Match the slope field with the differential equation.

- anonymous

Match the slope field with the differential equation.

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- anonymous

https://i.gyazo.com/27a0d30b69bc4a86b3419438b826eac5.png

- anonymous

@jim_thompson5910 Hook a brotha up with an explaination?

- baru

mind if i try :p ?

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## More answers

- jim_thompson5910

go ahead @baru

- anonymous

@baru Please do ;)

- baru

look at graph C, it is clearly the slope field of a circle
\[x^2+y^2=r^2\]
differentiate that

- anonymous

2x+2y=2r

- baru

'r' is a constant so RHS=0

- anonymous

RHS?

- baru

right hand side

- baru

2x+2y=0

- baru

sorry
2x+2y\(\frac{dy}{dx}=0\)

- anonymous

Ohh because we are differentiating by x

- anonymous

So what's next? Separation of variables?

- baru

just re-arrange to get
\(\frac{dy}{dx}=?\)
and compare with the options

- baru

@Ephemera

- anonymous

It would be -x/y

- anonymous

So that means it would be C for the first one, correct? Due to the circlish look

- baru

yep, now we have eliminated graph C and first option

- baru

now look at graph B, the slope field cutting the y axis is perfectly horizontal,
or in other words, dy/dx=0 at x=0
which option fits this info?

- anonymous

dy/dx=x/y?

- baru

:) yes
it cant be any of the other options, because they have x in the denominator, and division by zero is not defined (the first option would have fit, but we already eliminated that)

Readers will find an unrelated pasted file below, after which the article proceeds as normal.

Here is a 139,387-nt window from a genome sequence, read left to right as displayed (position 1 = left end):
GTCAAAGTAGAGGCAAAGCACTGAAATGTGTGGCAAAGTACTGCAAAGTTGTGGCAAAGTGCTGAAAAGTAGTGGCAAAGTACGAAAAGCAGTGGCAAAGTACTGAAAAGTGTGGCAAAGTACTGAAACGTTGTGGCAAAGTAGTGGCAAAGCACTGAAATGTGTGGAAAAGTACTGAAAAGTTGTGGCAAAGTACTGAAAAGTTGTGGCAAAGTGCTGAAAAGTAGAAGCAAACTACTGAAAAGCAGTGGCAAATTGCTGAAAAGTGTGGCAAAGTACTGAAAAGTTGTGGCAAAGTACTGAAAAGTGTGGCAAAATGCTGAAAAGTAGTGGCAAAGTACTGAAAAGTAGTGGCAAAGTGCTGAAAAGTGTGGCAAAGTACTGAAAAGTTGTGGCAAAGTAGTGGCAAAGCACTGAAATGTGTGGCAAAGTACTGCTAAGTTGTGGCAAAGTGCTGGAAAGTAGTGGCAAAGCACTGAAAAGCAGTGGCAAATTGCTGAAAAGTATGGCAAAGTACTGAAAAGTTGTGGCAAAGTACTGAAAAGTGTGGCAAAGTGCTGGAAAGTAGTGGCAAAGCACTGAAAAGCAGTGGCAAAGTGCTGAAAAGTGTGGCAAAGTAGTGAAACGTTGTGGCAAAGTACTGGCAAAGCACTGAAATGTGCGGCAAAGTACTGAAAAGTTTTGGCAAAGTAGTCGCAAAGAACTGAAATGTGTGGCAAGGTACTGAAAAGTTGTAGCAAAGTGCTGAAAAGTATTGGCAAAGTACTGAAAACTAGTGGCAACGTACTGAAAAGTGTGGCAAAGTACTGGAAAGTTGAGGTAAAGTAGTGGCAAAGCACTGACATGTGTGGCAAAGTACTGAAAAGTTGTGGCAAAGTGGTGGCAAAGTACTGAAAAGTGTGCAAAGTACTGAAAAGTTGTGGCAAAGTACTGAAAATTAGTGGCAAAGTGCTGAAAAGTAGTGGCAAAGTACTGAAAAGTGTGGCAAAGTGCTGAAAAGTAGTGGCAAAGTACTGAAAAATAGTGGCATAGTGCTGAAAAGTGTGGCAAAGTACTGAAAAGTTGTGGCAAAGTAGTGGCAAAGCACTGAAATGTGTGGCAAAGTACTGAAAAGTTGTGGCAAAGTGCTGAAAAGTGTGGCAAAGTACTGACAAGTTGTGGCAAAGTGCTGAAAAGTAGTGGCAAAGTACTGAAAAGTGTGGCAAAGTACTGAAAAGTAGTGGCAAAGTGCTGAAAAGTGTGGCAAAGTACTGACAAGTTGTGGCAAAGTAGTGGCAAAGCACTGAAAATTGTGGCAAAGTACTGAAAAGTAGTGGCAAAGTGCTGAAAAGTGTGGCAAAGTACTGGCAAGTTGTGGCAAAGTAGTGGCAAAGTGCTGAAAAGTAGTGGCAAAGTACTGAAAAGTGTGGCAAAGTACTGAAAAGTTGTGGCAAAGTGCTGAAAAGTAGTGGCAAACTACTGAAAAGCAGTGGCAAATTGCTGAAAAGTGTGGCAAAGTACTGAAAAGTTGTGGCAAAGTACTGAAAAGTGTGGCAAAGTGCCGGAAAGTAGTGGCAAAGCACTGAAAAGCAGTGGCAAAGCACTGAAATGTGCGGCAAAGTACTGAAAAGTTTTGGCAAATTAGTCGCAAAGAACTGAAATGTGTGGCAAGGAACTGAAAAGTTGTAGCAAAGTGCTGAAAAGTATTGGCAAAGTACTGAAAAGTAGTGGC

- baru

followed?

- anonymous

Yeah

- anonymous

I went ahead and attempted the other two

- anonymous

Got
C
D
B
A
in that order

- baru

what logic did you use to solve the remaining?

- anonymous

For A I got dy/dx=y/x

- anonymous

Where at (0,0) the slope is positive

- baru

:) nice
that looks right

- anonymous

Thanks for the help.

- baru

woops, you have got the right answer, but \(\frac{0}{0}\) is not defined
so we cannot eliminate based on that

- jim_thompson5910

this is what I got

##### 1 Attachment

- baru

@jim_thompson5910 i agree
@Ephemera
graph D looks like the upward hyperbola
\[\frac{y^2}{a^2}-\frac{x^2}{b^2}=1\] where and b are constants

- baru

*a and b

- baru

use the same procedure as for the circle and find dy/dx

- anonymous

Oh ok....I should've chosen a different point to test as well should've known it was undetermined which would mislead to wrong answer. Thanks for the help.

- baru

@jim_thompson5910 you have a better method? rather than guessing the graph?

- jim_thompson5910

why not solve for y and see what forms you get
for example...
\[\Large \frac{dy}{dx} = -\frac{x}{y}\]
\[\Large y dy = -x dx\]
\[\Large \int y dy = \int -x dx\]
\[\Large \frac{y^2}{2} = -\frac{x^2}{2}+C\]
\[\Large y^2 = -x^2+2C\]
\[\Large y^2 = -x^2+C\]
\[\Large x^2 + y^2 = C\]
Equation for a circle.
So \(\Large \frac{dy}{dx} = -\frac{x}{y}\) matches with C. The slope field is basically a group of concentric circles

- jim_thompson5910

slopefield D is actually a bunch of lines (not hyperbolas)

- jim_thompson5910

B is the hyperbolic one

- baru

hmm...yep, y'=y/x is diff eq for the special case hyperbola of a=b,not any hyperbola, my mistake :P

- baru

\(y^2-x^2=a^2\\2yy'-2x=0\\y'=x/y\)
hmmm, i'm confused, straight lines and the spcl case hyperbola fit, any clue in the graph to suggest one over the other?

- baru

nevermind xD i see my error

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